Walter Shawn Browne was born on January 10, 1949 in Sydney, Australia to an American father (Walter Francis Browne) and an Australian mother (Hilda).
In 1953, his family moved from Australia to London to Forest Hills, New York.
In 1957, at the age of 8, Walter Browne was taught chess by his father.
In 1959, Walter took up correspondence chess.
In 1961, Browne went to a summer camp where there was a chess course. It was here that he discovered that there were books on chess, and he became an avid chess reader.
In 1962, Walter joined the Manhattan Chess Club at the age of 13. He said he played or studied chess literally every day for a full year, which helped him become America’s youngest master at the time.
In 1962, Walter Browne’s postal rating was 792. By 1963, it was 1118.
In 1963, Walter Browne took 1st place in a Chess Review Prize tournament (63-P 11) with the score of 5.5-0.5. He also began to play in rated tournaments.
In early 1964, Browne’s postal rating was 1338. He took 1st place in a Chess Review Prize tournament (63-P 39), winning 6-0. In late 1964, Browne’s postal rating was 1506.
In 1964, Walter Browne won the New York State Junior Championship with a perfect 5-0. It was played at the Jamaica Chess Club in Queens, New York.
In 1964, at the age of 15, Walter became a master, rated over 2200.
In 1965, Browne took 11th-13th, in the Marshall Chess Club “Anniversary” Championship, won by Herbert.
In 1966, Browne tied for 1st place in the Marshall Chess Club Championship, but lost the play-off to Paul Robey.
Walter Browne attended Erasmus High School in Brooklyn, where Bobby Fischer and Barbara Streisand had gone. He dropped out at the age of 16. Browne said, “If you have a strong mind, you don’t need school. School is for the masses, not for geniuses. I don’t have time for chess, poker, and school.” To him, teachers were stupid.
In June 1966, Browne (rated 2292) won the first annual US Junior Championship, scoring 5 wins and 2 losses. It was played at the Henry Hudson Hotel in New York City. He won a trip to the US Open in Seattle.
In August 1966, Browne tied for the junior prize at the US Open in Seattle, but lost on tiebreak to Leroy Jackson.
In 1967, Browne took 2nd in the New York State Junior Open, won by Paul Magriel.
In July 1967, Browne took 2nd in the US Junior Chess Championship, won by Salvatore Matera. Browne won an all-expenses-paid trip to compete in the US Open at Atlanta. The event was held at the Henry Hudson Hotel in New York City.
In July 1967, Browne moved from New York to Santa Monica, California and won the Ernest Shields Open in Bakersfield.
In August 1967, he took 4th at the US Open in Atlanta.
In 1967, Browne won the South California championship.
In 1967, Browne won the Southwest Open in Texas.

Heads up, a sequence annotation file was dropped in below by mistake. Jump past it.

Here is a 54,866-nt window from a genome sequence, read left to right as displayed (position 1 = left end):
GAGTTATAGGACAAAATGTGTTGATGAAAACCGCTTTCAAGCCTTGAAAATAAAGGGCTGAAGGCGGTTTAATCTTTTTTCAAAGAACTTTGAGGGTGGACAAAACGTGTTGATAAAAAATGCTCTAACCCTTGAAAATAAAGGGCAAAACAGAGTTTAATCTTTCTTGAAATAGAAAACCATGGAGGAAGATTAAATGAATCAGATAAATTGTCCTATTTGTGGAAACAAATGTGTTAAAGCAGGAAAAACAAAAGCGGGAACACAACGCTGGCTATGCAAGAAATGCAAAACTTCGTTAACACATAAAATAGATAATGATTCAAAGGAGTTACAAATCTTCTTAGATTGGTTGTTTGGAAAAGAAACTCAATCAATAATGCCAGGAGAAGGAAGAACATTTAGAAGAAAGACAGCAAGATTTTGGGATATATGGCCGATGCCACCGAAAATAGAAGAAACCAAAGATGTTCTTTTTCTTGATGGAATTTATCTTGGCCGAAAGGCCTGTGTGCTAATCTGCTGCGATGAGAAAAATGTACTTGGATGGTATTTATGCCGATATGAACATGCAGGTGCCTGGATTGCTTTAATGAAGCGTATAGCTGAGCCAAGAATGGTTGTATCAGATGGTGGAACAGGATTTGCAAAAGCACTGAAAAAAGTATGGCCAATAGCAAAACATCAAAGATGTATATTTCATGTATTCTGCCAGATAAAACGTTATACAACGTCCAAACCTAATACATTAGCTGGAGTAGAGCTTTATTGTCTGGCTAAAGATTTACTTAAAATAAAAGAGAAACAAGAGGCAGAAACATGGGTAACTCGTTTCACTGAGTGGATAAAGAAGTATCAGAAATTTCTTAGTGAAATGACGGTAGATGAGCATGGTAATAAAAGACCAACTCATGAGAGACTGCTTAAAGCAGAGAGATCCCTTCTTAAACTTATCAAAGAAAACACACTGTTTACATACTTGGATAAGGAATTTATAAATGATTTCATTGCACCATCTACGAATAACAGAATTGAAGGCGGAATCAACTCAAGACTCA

In December 1967, Browne won the California State Championship.
By the end of 1967, at age 18, Browne was the highest rated Junior (under 21) in the USA, with a rating od 2419. He was the 17th highest rated player in the USA. Bobby Fischer was 1st with a 2762 rating.
In 1968, Browne traveled to Europe to try to get some invitations to international chess tournaments. However, it was a Catch 22. He needed a title to play, but with no title, no play.
In 1968, Browne tied for 2nd with Pal Benko at the US Open in Aspen. Bent Larsen won the event.
In October 1968, Browne won the Long Beach Classic.
In November 1968, he tied for 2nd with Larry Remliner at the American Open in Santa Monica. The event was won by James Lazos.
In December 1968, Browne drew a 6-game match with James Tarjan in Los Angeles.
In December 1968, Browne won the California Closed Championship.
Browne applied for Australian citizenship and headed for Australia. If he won the Australian Championship, he would be able to play in the Asian Zonal. If he won the Asian Zonal, he would become an International Master and qualify for the Interzonal.
In March 1969, Walter won the Australian Chess Championship, scoring 13-2.
In August 1969, Walter tied for 1st place with Renato Naranja at the Zone 10 Asian zonal and was awarded the International Master title.
In September 1969, Browne was awarded the GM title after success at an international tournament in Puerto Rico. He tied for 2nd with Arthur Bisguier and Bruno Parma, behind the winner, Spassky. At age 20, he was the youngest GM in the world at the time and the 3rd youngest ever up to that time. Only Fischer and Spassky were younger GMs. Browne became Australia’s first Grandmaster.
In 1969, Walter Browne went from master to International Master to Grandmaster in two months.
In November 1969, Browne played in the 5th American Open in Santa Monica and tied for 2nd with Kim Commons and Ron Gross. The event was won by Ray Martin. This was my first rated tournament and I watched as Browne lost one of his games. Browne was top seed.
In 1970, Browne won the National Chess Congress in Washington, DC.
In 1970, Walter Browne played Bobby Fischer in Zagreb and drew after 98 moves. Both sides missed wins during the game.
In 1970 and 1972, Walter played first board for Australia in the Chess Olympiads.
In March 1971, Browne tied for 1st at the National Open in Sparks, Nevada. He then tied for 2nd at Lone Pine, won by Larry Evans.
In August 1971, he tied for 1st with Larry Evans at the 72nd annual US Open in Ventura, California. There were 402 players in the event.
In November 1971, he tied for 1st with 4 other players at the 7th American Open in Santa Monica. There were 306 players in the event.
In 1971, Browne won an international tournament in Venice, Italy.